Posted on July 30 2021
Breastfeeding is highly beneficial for both a mother and the baby. The benefits of breast feeding have been established by doctors, health professionals and multiple research studies over the years.
The World Health Organization (WHO) recommends that newborns should atleast breastfed for the first six months. Subsequently, the mother can introduce complementary foods along with breastfeeding for up to two years of age or beyond.
As such, it is important for the mothers to maintain a balanced diet not only to retain adequate energy, but also to fulfil the nutritional needs of the baby.
How is Breastfeeding advantageous for mothers as well as newborns?
Before we get into the details of the ideal diet for moms, it is essential to know the benefits of breastfeeding.
Some of the direct benefits include, infant's lowered risk of gastrointestinal infection and pneumonia. Additionally, mothers, too, return to their pre-pregnancy weight rapidly and carry a reduced risk of developing chronic diseases.
Breast milk carries ample and easily absorbed nutritional components, antioxidants, enzymes, immune properties, and live antibodies from the mother. It is after all, the healthiest food on the planet.
The immune system of mothers creates antibodies for germs. These antibodies enter her milk to help protect her baby from several illnesses.
For mothers especially, breastfeeding has physical as well as emotional benefits.
It promotes faster weight loss after giving birth, burning about 500 extra calories a day to building and maintaining milk supply. 500 calories would be roughly 30- 40 minutes of a running session!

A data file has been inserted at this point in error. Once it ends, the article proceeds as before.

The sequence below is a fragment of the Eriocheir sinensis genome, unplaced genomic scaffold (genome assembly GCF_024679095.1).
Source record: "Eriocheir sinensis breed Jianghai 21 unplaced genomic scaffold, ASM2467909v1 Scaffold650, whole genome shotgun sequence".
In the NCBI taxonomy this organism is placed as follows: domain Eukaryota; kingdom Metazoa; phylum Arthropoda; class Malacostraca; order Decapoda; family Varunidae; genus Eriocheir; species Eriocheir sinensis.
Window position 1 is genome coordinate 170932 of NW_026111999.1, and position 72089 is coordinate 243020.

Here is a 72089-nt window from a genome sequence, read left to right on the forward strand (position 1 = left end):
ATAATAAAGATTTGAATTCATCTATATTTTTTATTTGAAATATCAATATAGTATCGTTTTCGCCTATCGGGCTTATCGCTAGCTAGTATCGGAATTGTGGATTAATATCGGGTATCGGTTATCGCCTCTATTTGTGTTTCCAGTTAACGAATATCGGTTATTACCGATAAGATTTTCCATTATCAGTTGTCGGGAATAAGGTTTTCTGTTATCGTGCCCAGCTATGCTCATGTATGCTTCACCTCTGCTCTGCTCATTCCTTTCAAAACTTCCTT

It also stimulates the uterus to contract and return to standard size. Emotionally, breastfeeding produces the naturally calming hormones oxytocin and prolactin that enhance stress reduction and positive feelings in the mother.
According to a 2012 study, mothers who breastfeed seem less likely to develop postpartum depression than those who wean early or do not breastfeed.
What to eat when you're breastfeeding?
Breast milk has nourishing nutrients and hence is also called 'liquid gold.'
The fat and calorie content of breast milk changes during feeding to accommodate the baby's needs. However, producing this 'liquid gold' is no cakewalk as it takes a lot of energy and requires numerous nutrients to meet its demands. As such, mothers need to consume a wholesome, nutrient-dense diet to support breast milk production.
Specific nutrients including vitamin D, vitamin A, vitamin E, vitamin C, B1, B2, B6, B12, selenium, folate (B9), calcium, choline, iodine, and zinc are also needed to meet the high energy requirements.
The following list of foods should be specifically focused by breastfeeding mothers as they are rich in many essential vitamins and minerals.
- Oils such as wheat germ, hazelnut, sunflower and soybean – Rich in vitamin E, zinc, choline.
- Nuts like hazelnut, pine nuts, almonds, peanuts, brazil – Vitamin E, selenium, zinc, calcium (almonds specifically), choline
- Seeds like sunflower and pumpkin – Vitamin E, vitamin B9 (folate), vitamin B6, zinc
- Oranges, guava, blackberries, kiwis, cranberries, raspberries strawberries – Vitamin E, vitamin C
- Beans and lentils – Vitamin B1, vitamin B9 (folate), vitamin B2, zinc, choline
- Green leafy vegetables like collard, mustard, beet and turnip greens, spinach – Vitamin A, vitamin E, vitamin B9 (folate), vitamin C, calcium
- Cruciferous vegetables – Vitamin E, vitamin C, vitamin B9 (folate), calcium
- Red bell peppers – Vitamin A, vitamin E, vitamin C
- Broccoli – Vitamin A, vitamin E, vitamin C, choline
- Mangoes – Vitamin A, vitamin E, vitamin C, vitamin B9 (folate), choline
- Carrots – Vitamin A, calcium
- Tomatoes – Vitamin A, vitamin E, vitamin C